This might end up labeling me as some sort of total weirdo, but I have a confession to make: I didn’t completely hate Toward a Composition Made Whole.
Honestly, I see where everybody’s coming from. Shipka is very difficult to read. Perhaps the way she writes is par for the course for book written for instructors, but her writing style is incredibly convoluted. Whenever I read her stuff, it seemed like she was deliberately making everything as technical and drawn-out as possible. It made the book seem unnecessarily arcane.
But once I managed to crack the labyrinth of each chapter, I always found myself appreciating the heart of the content to some extent. I thought that her main points were very important to understanding the writing process.
Now I might be a bit biased. I might be defending Shipka because her book goes into detail on the time-consuming and convoluted writing processes that many writers have, and I may have spent the past several years feeling guilty about always procrastinating and having such a long and winding writing process, and I may have been nursing a bit of an inferiority complex as a writer because I can’t just sit down and start producing output like other majors can…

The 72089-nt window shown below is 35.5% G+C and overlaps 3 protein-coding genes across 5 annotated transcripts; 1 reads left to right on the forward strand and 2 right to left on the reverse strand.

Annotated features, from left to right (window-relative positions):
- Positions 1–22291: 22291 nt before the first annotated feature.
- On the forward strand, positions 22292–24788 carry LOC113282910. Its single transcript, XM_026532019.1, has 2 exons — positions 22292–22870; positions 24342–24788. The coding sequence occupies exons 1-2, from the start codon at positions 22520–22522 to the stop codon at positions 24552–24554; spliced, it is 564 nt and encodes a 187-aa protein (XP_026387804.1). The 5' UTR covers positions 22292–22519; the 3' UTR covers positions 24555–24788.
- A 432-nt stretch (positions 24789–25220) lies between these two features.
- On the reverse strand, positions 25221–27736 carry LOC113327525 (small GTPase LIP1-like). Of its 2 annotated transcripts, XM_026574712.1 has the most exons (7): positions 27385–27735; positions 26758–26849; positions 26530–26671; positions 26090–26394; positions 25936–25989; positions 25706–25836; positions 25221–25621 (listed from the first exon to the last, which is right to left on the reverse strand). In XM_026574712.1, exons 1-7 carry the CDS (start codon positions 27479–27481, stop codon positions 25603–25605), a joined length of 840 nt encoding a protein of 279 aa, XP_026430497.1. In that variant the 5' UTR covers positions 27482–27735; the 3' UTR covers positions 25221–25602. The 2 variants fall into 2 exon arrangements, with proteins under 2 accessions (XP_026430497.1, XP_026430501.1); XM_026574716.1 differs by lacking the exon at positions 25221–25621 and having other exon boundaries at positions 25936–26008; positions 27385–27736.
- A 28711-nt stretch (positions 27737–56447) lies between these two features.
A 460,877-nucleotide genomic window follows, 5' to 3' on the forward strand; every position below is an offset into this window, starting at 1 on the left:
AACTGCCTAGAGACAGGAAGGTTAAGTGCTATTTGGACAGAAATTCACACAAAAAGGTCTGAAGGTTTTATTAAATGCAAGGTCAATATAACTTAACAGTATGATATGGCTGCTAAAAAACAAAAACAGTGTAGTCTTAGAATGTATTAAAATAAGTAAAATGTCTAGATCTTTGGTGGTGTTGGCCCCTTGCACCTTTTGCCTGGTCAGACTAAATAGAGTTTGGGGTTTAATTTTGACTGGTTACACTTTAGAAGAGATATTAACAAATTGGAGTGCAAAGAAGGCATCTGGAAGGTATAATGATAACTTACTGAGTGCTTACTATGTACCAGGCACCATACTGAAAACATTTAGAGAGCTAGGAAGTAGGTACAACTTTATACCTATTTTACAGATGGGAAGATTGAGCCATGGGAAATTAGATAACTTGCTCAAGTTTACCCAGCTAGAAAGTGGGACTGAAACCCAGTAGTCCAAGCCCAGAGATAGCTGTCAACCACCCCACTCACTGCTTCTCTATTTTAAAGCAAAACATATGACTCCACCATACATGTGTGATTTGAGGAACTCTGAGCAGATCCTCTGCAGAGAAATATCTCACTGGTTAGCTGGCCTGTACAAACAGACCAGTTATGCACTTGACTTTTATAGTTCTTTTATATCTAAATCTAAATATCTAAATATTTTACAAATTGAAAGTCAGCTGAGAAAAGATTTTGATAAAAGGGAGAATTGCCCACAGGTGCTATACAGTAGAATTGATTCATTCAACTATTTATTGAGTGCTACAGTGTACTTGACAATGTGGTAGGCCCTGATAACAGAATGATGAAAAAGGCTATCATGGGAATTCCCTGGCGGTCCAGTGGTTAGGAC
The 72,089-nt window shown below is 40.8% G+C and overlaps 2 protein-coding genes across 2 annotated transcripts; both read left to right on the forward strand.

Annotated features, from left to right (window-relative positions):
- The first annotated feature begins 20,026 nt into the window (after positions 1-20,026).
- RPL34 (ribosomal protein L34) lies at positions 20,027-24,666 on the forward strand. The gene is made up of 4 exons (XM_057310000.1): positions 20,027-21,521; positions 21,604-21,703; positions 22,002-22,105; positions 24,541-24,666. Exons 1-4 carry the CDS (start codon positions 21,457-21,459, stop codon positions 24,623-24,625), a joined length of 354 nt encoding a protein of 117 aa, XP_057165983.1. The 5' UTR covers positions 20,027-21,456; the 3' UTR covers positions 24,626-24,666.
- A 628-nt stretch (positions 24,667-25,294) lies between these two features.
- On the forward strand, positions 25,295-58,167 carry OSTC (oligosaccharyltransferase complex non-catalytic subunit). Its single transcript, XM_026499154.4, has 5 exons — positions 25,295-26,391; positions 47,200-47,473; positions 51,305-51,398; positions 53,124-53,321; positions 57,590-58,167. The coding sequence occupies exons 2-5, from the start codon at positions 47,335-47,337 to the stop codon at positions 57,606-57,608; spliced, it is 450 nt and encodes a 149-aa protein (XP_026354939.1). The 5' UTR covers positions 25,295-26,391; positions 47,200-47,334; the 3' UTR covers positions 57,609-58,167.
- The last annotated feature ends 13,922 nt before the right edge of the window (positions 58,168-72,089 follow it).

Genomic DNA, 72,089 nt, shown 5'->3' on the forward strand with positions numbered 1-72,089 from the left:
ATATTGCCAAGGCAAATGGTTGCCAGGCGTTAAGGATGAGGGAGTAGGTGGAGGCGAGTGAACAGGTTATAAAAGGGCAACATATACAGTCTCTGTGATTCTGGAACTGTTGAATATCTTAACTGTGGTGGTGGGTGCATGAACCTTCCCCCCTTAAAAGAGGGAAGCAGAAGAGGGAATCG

Seriously though. If Shipka had eased up on the esoteric throttle, I think that her book might have been much more successful and digestible to classrooms like ours. I do think that there were some good lessons in that book, but this can also serve as a lesson to writers in general and Shipka in particular that making your works long and difficult to read in order to supercharge your ethos tends to drive readers away.